James Cameron on Avatar’s New Theatrical Reissue

Jake Sully (voiced by Sam Worthington) and Neytiri (voiced by Zoe Saldana) in Twentieth Century Fox's AVATAR

(L-R:) Jake Sully (voiced by Sam Worthington) and Neytiri (voiced by Zoe Saldaña) in Fox’s Twentieth Century Avatar
Image: Thanks to WETA

If you haven’t seen it yet Avatar in a movie theater it means “kinda didn’t see the movie,” at least according to writer-director James Cameron. Not that Cameron is the kind of guy who would shade Blu-ray, Disney+, or your 85-inch flat screen TV — actually, wait, he’s probably that kind of guy. Regardless, the filmmaker now firmly believes that the best way to experience his 2009 sci-fi fantasy blockbuster is with the newly remastered version of the film, which hits theaters Friday in high-resolution 3D. 4K dynamic range.

While Hollywood hopes the return of Cameron’s 3D classic will spark a slow box office in September, the Academy Award-winning film’s reissue also serves as the opening act for Avatar: The way of the waterthe 12-year successor to Cameron, which will hit theaters on December 16.

Right now, though, Cameron wants to talk about the original Avatar. “It looks better than it ever looked, even in its initial release,” he said at a recent press conference, which reunited the filmmaker with cast members Sam Worthington, Zoe Saldaña, Sigourney Weaver, Michelle Rodriguez and Stephen Lang.

The audience gets to see the film “The way we intended it to be seen,” Cameron added. “The physical experience of the movie, we’re just really excited to share that with people who’ve never seen it in a movie theater.”

Avatar | Back in Theaters | Tickets on sale

Weaver, pondering her memories of playing exobiologist Dr. Grace Augustine, reinforced Cameron’s position. “The only way you can get to Pandora is to go to the theater and see it in 3D — that’s the rocket ship,” she said. When asked about how well she understood what the 10-foot-tall, all-blue Avatar version of her character would look like, she admitted that when filming those scenes, she hadn’t yet constructed her “earthly being.” “With Jim you step off the cliff, you know the best people in the world are in charge of every department and you can trust that the process will never let you down. So I had, even though I didn’t have an answer to everything.”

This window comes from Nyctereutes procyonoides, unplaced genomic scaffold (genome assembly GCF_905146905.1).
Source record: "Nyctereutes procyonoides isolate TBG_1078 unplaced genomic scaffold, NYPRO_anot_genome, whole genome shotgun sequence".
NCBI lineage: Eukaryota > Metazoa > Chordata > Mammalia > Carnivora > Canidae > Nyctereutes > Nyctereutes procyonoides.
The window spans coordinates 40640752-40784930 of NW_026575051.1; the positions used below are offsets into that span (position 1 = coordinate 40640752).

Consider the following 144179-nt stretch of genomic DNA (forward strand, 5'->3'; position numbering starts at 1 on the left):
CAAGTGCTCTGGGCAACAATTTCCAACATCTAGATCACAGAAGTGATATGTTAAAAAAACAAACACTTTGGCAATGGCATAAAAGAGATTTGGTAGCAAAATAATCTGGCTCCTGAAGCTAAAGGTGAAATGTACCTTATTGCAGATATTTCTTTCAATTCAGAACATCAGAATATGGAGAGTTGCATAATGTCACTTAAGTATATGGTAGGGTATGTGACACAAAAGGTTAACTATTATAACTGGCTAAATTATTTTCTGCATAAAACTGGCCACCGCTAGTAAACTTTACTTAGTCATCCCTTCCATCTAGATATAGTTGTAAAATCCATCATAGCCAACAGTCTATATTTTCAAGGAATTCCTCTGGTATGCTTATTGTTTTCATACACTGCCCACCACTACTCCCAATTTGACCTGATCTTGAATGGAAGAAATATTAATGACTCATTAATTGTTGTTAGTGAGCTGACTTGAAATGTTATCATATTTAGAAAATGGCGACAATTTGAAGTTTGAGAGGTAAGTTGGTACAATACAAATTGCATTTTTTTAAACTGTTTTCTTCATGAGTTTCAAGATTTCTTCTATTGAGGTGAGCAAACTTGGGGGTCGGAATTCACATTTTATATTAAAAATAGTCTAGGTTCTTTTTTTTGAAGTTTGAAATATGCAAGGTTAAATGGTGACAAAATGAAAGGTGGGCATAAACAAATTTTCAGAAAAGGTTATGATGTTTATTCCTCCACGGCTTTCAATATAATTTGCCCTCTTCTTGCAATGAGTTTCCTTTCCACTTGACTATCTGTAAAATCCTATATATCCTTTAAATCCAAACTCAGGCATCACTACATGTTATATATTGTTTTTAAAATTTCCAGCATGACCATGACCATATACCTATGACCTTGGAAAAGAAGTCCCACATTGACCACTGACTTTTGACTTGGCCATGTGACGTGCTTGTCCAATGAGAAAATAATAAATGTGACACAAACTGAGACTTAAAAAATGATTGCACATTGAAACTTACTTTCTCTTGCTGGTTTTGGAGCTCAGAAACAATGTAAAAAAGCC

Saldaña, whose character Neytiri has no humanoid counterpart and therefore had to put all her faith in the film’s motion-capture technology, echoed the sentiment. “My imagination was never as infinite as it was when I was there. And the last time I remember that was when I was a kid.”

“Zoe had nothing to act with but just these gray set pieces, and sometimes just a gray painted box or a piece of pipe to hold on to,” Cameron recalled, discussing the motion capture filming techniques his team worked with. the visual effects company Weta Digital pioneered. . “I think in the first few minutes, [audiences] we just gave up trying to figure out how to do it because we mixed up so many techniques that it took years to develop. And so they just surrendered to a sense of immersion in a world and in a fantasy.

“I just look back at everyone’s work and [am] so grateful to have had the opportunity to work with these wonderful people,” he added. “And I think that’s why I promptly went out and wrote another and another and another avatar.

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